Use the sun to naturally infuse oil with the goodness of herbs!
Simply infusing a carrier oil with herbs will transform it into a versatile ingredient for a variety of preparations. There are several ways to infuse oils, but my favorite is the Folk or Simpler’s Method which relies upon the sun to naturally infuse oil with herbal properties. You can use countless herbs, and listed below are some of the most popular choices. Many different organic carrier oils may be used, but jojoba oil and olive oil are wise choices because they have a long shelf life and are suitable for many applications. You can use herbal infused oils to create massage oils, salves, lip balms, facial serums, hair treatments, body creams, soaps, and more!
Folk Method for Solar Infused Oils
- Place herbs in a clean quart jar. If using fresh herbs, wilt them first for 12 hours to remove the moisture (too much moisture will cause your oil to go rancid), cut into small pieces, and crush with amortar and pestle before adding to the jar. You can skip these extra steps if your herbs are dried. You can find an extensive selection of dried herbs here.
- Pour oil into the jar, making sure to cover herbs by at least 1” of oil and leaving at least 1/2” of space at the top of the jar so the herbs will have room to expand. If your herbs soak up all of the oil, then pour more on top to ensure that the herbs are well covered.
- Stir well and cap the jar tightly.
- Place the jar in a sunny and warm windowsill. Shake once or more per day. You can also cover the jar with a brown paper bag if you prefer that to direct sunlight.
- After 4-6 weeks, strain the herbs out of the oil using cheesecloth. Make sure and squeeze every precious drop of oil out!
- Pour into glass bottles and store in a cool dark place. The oil should keep for at least a year. Vitamin E oil may also be added to prolong the shelf life.
Herbs to Infuse:
Arnica flowers – Indispensable as an external oil. Use immediately after strenuous exertion.
Calendula flowers – One of my favorite oils with a myriad of uses. Oil infused with calendula flowers is suitable for sensitive skin and for babies.
Cayenne peppers – Used for occasional soreness.
Cedar leaf – Powerful for minor skin irritations.
Chickweed – Wonderful for minor skin irritations.
Comfrey root and leaf – Deeply penetrating and traditionally used as a topical oil or as an ingredient in salve.
Goldenseal or Oregon Grape root – Wonderful for minor skin irritations.
Lemon Balm – Cooling and calming to the skin.
Mullein flowers – A classic oil used as ear oil.
Myrrh gum – Powerful for minor skin irritations.
Peppermint – Great for massaging into occasional sore muscles.
Plantain – Helps ease minor skin irritations.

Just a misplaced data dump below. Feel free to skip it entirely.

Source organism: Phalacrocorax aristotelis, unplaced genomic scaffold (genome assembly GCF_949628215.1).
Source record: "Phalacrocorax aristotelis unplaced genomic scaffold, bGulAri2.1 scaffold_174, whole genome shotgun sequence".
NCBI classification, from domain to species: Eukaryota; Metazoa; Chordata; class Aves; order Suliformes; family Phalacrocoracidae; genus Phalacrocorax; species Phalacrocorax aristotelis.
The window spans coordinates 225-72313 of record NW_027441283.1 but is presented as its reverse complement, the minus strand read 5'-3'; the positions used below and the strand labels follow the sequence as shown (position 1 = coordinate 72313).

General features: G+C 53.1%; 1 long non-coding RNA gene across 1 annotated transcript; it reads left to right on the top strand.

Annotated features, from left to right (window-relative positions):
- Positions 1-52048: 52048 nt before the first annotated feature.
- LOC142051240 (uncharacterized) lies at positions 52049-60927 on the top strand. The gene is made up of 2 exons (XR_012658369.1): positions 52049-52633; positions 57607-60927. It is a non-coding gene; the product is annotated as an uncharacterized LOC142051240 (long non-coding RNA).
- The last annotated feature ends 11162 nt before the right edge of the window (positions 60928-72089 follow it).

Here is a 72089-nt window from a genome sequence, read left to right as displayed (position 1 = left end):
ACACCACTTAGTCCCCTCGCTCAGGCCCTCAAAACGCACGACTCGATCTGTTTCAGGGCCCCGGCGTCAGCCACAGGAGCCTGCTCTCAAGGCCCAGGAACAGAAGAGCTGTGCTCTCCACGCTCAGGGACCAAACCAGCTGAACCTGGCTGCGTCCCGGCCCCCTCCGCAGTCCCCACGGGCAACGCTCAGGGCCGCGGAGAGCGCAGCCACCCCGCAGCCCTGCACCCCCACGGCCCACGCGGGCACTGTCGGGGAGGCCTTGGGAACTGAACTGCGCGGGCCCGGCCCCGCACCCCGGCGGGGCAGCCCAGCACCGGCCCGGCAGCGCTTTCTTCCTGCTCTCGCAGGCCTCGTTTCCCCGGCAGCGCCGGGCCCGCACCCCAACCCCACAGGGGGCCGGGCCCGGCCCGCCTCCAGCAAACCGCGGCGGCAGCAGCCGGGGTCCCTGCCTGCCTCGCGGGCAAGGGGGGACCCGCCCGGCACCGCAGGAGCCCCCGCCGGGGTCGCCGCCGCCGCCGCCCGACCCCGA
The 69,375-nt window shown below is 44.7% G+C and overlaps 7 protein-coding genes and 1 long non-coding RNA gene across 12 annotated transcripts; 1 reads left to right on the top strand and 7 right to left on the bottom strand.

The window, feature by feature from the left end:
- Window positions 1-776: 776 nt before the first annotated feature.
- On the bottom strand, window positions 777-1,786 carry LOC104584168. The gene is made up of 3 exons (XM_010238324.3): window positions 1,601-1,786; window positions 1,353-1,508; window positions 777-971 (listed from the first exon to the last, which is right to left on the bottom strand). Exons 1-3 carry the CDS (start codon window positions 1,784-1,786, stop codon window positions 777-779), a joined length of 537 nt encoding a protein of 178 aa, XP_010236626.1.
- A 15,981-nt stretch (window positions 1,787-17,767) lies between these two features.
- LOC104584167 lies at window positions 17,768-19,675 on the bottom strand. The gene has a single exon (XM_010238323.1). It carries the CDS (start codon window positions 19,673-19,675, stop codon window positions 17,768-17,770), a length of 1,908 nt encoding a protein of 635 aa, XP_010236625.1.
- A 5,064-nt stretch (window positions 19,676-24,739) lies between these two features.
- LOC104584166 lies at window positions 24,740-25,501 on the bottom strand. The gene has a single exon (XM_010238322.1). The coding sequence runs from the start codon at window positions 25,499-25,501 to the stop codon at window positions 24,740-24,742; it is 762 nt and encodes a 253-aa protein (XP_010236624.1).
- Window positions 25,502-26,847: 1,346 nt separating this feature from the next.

Poke root – Traditionally used as a woman’s ally for breast massages.
Rosemary leaf – A stimulating oil for hair treatments, occasional sore muscles, or even for culinary use.
St. John’s Wort – Craft this red-colored oil made from freshly gathered St. John’s Wort. The oil is deeply penetrating for occasional soreness.
Thyme – A strong preparation used for minor skin irritations, and it is great for occasional sore muscles.
Yarrow – Used for minor skin irritations.
Feel free to combine herbs or infused oils to create special blends:
Floral Oil – An aromatic oil which will lift the spirits and smells divine. Apply to the skin after a shower, bath, or during a massage. The oil will be moisturizing, relaxing, and calming. To make, infuseorganic rose petals, lavender flowers, or chamomile flowers in organic jojoba oil.
Relaxation Oil – A fragrant blend of relaxing herbs used after a nighttime bath or shower to help encourage natural relaxation, tranquility, and sleep. You can also rub a bit on your temples at night before going to bed. Infuse a mixture of organic hops, chamomile flowers, and lavender flowersin organic olive or jojoba oil.
Quick Method for Infusing Oils
Another way to infuse oils, which is sometimes necessary when herbal oils need to be created in a pinch, is the quick method which utilizes heat. Much care needs to be taken when creating herbal oils this way because you don’t want to deep-fry your herbs! Place herbs in crock-pot, double boiler, or electric yogurt maker, and cover with organic extra virgin olive oil (or other carrier oil of choice) leaving at least an inch or two of oil above the herbs. Gently heat the herbs over very low heat (preferably between 100 to 140 degrees Fahrenheit) for 1-5 hours until the oil takes on the color and scent of the herb. Some texts recommend heating the oil 48-72 hours at a controlled temperature of 100 degrees Fahrenheit. Turn off the heat and allow to cool. Once the oil is ready, strain using cheesecloth, and bottle into dry and sterilized amber bottles for storage. Store in a dark and cool place. Vitamin E oil may also be added to prolong the shelf life.